UMES alumna named Boren Award fellow | University of Maryland Eastern Shore Marketing Retarget Pixel

UMES alumna named Boren Award fellow

  • Nylah McClain will spend the 2021-22 academic year in Japan studying the language

    Wednesday, April 21, 2021
    Nylah O. McClain

    Nylah O. McClain, a first-year student in UMES' marine-estuarine-environmental sciences graduate program, will spend a year in Japan starting this fall representing her alma mater as the university's first Boren Award fellow. 

    McClain, who in May 2020 completed her undergraduate studies by earning a Bachelor of Science degree with honors in environmental studies, will spend the 2021-22 academic year immersed in learning Japanese. 

    The David L. Boren Scholarships and Fellowships are sponsored by the National Security Education Program, a federal initiative designed to build "a broader and more qualified pool of U.S. citizens with foreign language and international skills."

    Boren Awards provide American college students with resources and encouragement to acquire language skills and experiences by studying in countries critical to the security and stability of the United States.  In exchange, Boren award recipients commit to working in the federal government for at least one year.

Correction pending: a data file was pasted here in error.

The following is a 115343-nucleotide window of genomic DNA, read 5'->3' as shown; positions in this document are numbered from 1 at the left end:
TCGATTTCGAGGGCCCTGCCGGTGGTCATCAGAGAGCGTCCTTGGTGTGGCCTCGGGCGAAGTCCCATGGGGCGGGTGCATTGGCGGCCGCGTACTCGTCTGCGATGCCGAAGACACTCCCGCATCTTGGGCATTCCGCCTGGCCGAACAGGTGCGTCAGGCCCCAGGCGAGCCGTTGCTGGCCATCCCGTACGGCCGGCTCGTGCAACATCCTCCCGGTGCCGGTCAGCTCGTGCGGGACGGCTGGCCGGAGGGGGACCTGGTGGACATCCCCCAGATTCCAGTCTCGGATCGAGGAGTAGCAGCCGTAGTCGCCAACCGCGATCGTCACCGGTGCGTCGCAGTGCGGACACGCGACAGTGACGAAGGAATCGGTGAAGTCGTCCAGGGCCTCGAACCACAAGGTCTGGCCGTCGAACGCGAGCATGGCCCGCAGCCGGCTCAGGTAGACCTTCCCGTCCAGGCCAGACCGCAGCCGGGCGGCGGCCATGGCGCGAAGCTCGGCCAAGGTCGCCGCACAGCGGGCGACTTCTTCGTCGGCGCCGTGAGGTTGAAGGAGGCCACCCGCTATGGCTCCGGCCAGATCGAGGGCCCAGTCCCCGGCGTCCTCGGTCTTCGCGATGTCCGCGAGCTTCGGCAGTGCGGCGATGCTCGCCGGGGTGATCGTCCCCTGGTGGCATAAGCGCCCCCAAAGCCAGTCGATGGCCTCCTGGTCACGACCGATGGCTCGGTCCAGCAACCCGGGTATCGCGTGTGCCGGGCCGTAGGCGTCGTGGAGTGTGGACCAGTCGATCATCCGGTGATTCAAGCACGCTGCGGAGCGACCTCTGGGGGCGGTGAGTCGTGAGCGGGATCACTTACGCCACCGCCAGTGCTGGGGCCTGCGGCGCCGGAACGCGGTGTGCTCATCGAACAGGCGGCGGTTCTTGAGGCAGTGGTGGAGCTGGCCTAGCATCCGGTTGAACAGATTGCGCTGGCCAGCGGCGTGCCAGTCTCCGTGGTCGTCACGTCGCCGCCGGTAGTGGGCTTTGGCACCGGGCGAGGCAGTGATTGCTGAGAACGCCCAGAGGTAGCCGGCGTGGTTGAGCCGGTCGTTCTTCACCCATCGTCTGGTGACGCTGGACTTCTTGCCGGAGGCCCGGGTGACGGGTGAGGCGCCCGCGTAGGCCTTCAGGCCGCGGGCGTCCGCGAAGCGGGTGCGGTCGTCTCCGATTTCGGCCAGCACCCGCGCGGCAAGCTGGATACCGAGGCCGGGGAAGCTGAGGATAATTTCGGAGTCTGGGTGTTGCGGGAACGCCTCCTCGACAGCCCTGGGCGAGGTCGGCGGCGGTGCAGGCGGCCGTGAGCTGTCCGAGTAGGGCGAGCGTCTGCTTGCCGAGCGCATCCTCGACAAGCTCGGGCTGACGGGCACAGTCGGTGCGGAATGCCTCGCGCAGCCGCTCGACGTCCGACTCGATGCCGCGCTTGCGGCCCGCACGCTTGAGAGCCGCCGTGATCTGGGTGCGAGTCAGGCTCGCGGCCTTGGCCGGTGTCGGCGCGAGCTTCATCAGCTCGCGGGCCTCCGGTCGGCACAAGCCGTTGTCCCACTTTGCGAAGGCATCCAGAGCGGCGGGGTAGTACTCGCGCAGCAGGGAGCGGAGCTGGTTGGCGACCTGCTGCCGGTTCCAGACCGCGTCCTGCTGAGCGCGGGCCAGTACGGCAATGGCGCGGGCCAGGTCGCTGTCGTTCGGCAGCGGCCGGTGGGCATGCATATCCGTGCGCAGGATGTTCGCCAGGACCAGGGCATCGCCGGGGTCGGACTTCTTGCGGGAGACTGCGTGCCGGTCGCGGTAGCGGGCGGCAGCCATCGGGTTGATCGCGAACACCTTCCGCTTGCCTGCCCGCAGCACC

McClain's fellowship comes with a $25,000 stipend. 

    “The National Security Education Program,” according to Dr. Michael A. Nugent, Director of the Defense Language and National Security Education Office, “is helping change the U.S. higher education system and the way Americans approach the study of foreign languages and cultures.” 

    This year's Boren Awards screening panel received 334 applications and named 124 graduate fellows to participate in the upcoming academic year, according to Michael Saffle, the program's outreach and recruitment specialist. 

    Since 1994, more than 7,000 students have received Boren Awards and have "contributed their vital skills to careers in support of the critical missions of agencies throughout the federal government."

    The awards are named for the former U.S. senator from Oklahoma credited with being the principal author of federal legislation that created the National Security Education Program.  It is administered by the Institute of International Education, “an independent not-for-profit founded in 1919” and “among the world's largest and most experienced international education and exchange organizations.”


    UMES gratefully acknowledges the Institute of International Education for providing background in support of this announcement.